What is the equivalent of SQL LIKE in Mongoose?

Updated: December 30, 2023 By: Guest Contributor Post a comment


In this comprehensive guide, we will uncover how to effectively perform pattern matching in Mongoose, which is akin to the SQL LIKE operator widely used in relational databases. SQL’s LIKE operator enables developers to search for a specified pattern in a column, greatly aiding in performing searches. Unlike SQL, Mongoose, which is the Object Data Modeling (ODM) library for MongoDB in Node.js, doesn’t have a LIKE operator per se. However, Mongoose supports the use of regular expressions that can replicate and even extend the functionality of SQL’s LIKE.

This tutorial will take you through various examples, starting with the basics of pattern matching in Mongoose, and iteratively advancing to more complex queries. By following along, you’ll grasp the principles of utilizing regular expressions in Mongoose for tasks akin to using the LIKE operator in SQL.

Setting the Stage

To proceed with this tutorial, it’s assumed that you have a basic understanding of Node.js, along with Mongoose installed in your application. For the examples provided, we will be using JavaScript ES6 syntax, async/await for handling asynchronous operations, and ES modules.

Firstly, ensure you have a simple Mongoose model to work with, as shown in this example:

import mongoose from 'mongoose';

const userSchema = new mongoose.Schema({
  name: String,
  email: String,
  username: String

const User = mongoose.model('User', userSchema);

Basic Pattern Matching with Regular Expressions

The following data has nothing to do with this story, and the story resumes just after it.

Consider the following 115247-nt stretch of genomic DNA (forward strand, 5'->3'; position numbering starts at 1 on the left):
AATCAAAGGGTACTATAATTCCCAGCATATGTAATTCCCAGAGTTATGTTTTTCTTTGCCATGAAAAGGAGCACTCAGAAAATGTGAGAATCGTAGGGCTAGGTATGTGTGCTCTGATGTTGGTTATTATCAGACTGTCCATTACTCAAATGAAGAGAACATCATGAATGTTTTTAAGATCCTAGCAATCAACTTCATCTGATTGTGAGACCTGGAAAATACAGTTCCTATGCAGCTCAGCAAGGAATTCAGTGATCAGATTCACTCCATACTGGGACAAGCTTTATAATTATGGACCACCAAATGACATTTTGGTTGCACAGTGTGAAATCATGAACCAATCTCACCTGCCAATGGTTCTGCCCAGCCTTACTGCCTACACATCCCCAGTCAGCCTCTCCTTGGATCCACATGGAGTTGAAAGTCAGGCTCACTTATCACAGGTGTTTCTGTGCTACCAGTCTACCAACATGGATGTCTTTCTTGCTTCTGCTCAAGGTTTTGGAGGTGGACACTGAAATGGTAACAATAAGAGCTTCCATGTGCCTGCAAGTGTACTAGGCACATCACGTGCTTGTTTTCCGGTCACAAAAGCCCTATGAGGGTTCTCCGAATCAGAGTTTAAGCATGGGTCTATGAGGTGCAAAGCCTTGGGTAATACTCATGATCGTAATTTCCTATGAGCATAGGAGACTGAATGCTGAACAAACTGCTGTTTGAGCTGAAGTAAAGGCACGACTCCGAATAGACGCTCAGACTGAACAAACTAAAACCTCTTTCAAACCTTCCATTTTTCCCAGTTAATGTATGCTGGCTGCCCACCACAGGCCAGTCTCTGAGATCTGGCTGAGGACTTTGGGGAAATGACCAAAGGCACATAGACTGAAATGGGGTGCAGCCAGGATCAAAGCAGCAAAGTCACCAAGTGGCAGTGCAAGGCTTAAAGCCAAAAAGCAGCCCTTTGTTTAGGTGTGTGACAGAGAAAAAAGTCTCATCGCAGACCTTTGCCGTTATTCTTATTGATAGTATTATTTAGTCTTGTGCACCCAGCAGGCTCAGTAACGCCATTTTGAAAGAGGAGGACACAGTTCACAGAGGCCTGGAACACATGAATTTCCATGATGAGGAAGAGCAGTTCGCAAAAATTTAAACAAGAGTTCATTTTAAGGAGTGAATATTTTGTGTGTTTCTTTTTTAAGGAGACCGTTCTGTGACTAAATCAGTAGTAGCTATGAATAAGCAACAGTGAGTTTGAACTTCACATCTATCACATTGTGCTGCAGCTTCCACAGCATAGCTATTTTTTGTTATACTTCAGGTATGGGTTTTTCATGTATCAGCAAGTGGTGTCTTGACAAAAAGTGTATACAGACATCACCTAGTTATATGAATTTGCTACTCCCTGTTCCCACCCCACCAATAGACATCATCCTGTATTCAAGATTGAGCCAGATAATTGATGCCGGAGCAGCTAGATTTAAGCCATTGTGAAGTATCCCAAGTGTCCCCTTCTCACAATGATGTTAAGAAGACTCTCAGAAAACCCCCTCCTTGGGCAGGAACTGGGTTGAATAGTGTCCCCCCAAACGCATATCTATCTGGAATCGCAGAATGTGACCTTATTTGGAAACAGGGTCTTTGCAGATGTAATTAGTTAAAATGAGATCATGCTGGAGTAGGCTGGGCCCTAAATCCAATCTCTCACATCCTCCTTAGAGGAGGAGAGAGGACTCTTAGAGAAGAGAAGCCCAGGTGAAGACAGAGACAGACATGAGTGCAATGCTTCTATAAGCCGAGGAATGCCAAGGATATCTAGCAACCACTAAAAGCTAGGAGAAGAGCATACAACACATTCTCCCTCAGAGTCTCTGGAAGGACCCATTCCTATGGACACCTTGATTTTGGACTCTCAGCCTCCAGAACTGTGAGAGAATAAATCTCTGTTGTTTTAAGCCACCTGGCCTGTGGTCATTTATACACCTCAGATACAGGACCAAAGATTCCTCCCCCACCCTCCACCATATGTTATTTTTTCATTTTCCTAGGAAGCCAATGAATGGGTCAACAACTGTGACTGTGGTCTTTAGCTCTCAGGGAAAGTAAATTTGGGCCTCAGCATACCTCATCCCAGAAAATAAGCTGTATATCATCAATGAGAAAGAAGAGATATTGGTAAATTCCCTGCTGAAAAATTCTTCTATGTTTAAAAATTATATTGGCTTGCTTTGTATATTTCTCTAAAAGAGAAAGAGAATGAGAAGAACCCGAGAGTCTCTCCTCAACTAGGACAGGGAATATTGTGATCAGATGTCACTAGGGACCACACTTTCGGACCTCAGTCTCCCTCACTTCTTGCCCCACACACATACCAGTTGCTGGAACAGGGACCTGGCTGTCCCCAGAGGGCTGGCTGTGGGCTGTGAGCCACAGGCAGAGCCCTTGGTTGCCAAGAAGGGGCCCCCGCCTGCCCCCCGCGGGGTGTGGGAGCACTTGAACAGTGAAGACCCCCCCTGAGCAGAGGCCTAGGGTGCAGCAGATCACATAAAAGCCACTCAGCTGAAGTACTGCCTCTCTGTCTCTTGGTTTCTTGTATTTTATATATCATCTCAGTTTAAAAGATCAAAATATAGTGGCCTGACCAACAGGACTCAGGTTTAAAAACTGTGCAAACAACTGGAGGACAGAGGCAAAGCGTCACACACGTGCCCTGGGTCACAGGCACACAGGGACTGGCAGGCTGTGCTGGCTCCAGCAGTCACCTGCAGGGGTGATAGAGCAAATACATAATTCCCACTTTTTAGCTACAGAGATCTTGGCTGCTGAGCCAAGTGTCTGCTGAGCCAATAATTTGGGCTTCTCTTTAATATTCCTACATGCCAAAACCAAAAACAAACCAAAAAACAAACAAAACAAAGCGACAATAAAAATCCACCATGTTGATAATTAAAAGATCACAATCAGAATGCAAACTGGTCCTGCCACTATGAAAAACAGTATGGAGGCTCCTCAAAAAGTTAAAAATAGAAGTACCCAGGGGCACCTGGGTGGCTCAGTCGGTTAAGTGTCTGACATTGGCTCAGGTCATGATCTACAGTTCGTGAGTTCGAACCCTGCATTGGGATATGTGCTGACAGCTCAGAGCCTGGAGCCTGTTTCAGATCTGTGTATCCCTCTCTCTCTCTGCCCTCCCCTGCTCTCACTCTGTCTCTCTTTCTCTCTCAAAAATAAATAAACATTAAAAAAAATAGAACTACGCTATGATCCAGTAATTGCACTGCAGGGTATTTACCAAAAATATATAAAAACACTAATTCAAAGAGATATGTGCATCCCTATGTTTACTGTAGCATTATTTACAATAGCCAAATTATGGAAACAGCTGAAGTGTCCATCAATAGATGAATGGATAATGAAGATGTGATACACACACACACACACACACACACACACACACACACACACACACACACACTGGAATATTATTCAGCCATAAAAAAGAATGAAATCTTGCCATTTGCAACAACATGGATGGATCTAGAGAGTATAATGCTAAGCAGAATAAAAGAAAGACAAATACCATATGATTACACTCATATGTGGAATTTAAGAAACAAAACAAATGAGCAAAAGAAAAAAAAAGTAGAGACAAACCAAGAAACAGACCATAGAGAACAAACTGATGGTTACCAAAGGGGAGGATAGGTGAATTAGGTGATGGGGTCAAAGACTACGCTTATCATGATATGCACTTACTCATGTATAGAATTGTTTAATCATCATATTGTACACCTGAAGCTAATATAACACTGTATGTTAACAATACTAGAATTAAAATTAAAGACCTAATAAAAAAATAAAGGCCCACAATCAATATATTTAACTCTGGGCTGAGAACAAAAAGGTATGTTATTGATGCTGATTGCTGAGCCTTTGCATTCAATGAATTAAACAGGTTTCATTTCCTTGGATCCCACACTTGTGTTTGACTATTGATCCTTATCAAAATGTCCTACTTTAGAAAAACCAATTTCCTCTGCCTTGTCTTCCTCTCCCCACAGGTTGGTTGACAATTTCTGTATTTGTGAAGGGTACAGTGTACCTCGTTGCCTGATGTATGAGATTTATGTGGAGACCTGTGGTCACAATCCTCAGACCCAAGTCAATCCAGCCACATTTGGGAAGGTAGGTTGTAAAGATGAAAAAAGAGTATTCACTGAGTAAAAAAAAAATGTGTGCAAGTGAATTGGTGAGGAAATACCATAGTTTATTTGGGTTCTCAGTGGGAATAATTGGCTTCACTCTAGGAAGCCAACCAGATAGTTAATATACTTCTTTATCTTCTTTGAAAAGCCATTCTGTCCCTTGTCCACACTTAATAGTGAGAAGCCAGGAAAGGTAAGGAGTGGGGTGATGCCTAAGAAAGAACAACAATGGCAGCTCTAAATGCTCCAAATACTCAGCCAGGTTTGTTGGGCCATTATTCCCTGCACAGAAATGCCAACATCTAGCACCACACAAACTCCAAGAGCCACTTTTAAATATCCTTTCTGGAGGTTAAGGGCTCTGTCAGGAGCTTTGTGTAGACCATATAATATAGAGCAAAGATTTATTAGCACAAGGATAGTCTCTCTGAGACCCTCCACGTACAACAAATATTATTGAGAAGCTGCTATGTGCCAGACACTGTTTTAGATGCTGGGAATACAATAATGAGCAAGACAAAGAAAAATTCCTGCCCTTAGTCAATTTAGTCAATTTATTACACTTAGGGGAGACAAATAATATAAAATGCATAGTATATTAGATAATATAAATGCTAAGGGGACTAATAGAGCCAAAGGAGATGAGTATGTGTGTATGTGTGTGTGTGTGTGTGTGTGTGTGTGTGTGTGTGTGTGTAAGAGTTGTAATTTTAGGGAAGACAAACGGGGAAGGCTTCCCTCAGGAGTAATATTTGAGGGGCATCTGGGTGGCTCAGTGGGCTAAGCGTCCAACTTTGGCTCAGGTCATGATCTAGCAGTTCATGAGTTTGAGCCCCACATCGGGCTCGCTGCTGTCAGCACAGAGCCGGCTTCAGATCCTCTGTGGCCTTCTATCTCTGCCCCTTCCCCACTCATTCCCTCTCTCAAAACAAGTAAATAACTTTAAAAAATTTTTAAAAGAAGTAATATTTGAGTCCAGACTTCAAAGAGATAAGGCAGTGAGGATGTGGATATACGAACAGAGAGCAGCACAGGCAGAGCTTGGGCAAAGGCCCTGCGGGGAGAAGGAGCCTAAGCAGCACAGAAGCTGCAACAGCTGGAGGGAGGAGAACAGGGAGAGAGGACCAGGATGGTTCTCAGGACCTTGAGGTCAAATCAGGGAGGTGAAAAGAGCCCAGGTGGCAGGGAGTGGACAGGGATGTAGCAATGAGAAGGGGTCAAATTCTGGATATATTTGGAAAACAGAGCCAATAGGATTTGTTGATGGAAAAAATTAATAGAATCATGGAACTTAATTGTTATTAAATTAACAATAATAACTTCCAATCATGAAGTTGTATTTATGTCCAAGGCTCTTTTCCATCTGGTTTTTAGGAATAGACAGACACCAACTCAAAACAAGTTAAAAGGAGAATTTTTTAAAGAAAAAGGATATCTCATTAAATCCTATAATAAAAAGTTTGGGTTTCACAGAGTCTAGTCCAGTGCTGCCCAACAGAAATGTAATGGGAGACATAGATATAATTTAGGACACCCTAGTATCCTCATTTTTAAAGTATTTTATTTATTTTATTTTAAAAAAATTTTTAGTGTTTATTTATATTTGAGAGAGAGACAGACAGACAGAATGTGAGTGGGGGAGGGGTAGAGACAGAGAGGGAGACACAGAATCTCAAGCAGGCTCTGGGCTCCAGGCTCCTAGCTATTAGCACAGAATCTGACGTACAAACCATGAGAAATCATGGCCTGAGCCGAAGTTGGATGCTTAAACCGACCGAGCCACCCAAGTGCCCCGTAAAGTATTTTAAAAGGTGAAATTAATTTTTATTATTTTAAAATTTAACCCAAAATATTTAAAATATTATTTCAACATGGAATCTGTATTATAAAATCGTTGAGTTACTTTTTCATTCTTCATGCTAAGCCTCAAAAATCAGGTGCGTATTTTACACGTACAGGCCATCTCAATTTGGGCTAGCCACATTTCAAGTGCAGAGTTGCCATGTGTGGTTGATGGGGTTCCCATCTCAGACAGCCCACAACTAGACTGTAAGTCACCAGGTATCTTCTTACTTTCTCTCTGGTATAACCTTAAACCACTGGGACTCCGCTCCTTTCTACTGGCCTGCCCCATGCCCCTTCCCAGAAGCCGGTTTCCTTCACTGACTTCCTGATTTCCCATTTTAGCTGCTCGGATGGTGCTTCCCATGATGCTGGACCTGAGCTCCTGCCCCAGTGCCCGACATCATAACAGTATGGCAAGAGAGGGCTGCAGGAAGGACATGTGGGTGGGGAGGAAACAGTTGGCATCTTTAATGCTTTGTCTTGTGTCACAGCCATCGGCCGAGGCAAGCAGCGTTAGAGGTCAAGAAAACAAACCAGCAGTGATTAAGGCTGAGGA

To begin, using regular expressions in Mongoose looks something like this code, which is analogous to the SQL LIKE ‘%pattern%’ operation:

// To find users whose names contain 'John', case insensitive
User.find({ name: /John/i })
  .then(users => {
  }).catch(err => {

The /John/i is a regular expression where John is the pattern you’re searching for, and the i flag makes the search case-insensitive. This would be the starting point for pattern matching akin to ‘%John%’ using the SQL LIKE operator.

Mongoose ‘start with’ pattern

To find records that start with a specific pattern (the equivalent of ‘John%’ in SQL’s LIKE), you’d use the caret (^) character:

// Finds any records where the name starts with 'John'
User.find({ name: /^John/i })

Mongoose ‘end with’ pattern

Conversely, if you’re interested in records that end with a certain pattern (similar to ‘%John’ with SQL LIKE), use the dollar sign ($):

// Finds records where the name ends with 'Doe', regardless of case
User.find({ name: /Doe$/i })

Dynamic Pattern Matching

Static patterns aren’t always enough. Sometimes you need to build your regular expressions dynamically, similar to preparing a LIKE ‘%pattern%’ statement with variable patterns. In ECMAScript 6 (ES6), template literals make constructing such patterns straightforward:

const searchTerm = 'John';
User.find({ name: new RegExp(searchTerm, 'i') })

Functions and Async/Await

As this guide emphasizes the latest syntax, let’s evolve the previous example into an async function using async/await:

async function findUsersByName(pattern) {
  try {
    const users = await User.find({
      name: new RegExp(pattern, 'i')
    return users;
  } catch (err) {

// Usage

Advanced Pattern Matching

Advanced usage involves combining multiple conditions, using complex regular expression patterns, and optimizing queries for better performance. The following depicts advanced pattern matching:

// Searching for users whose names either start with 'John' or end with 'Doe'
  $or: [
    { name: /^John/i },
    { name: /Doe$/i }


While Mongoose, an ODM library for MongoDB, does not natively support SQL’s LIKE operator, it offers a robust alternative via regular expressions. This tutorial covered the equivalent of the SQL LIKE operator in Mongoose, moving from basic pattern matching to dynamic and advanced queries. By utilizing the powerful features of regular expressions combined with JavaScript and Mongoose best practices, you can craft sophisticated search functionalities rivaling those found in traditional SQL database implementations.

If you want to explore more about pattern matching in other scenarios using MongoDB and Mongoose, consider diving into topics such as indexing for performance, replicating other SQL operations, and learning more about MongoDB Atlas’s full-text search capability.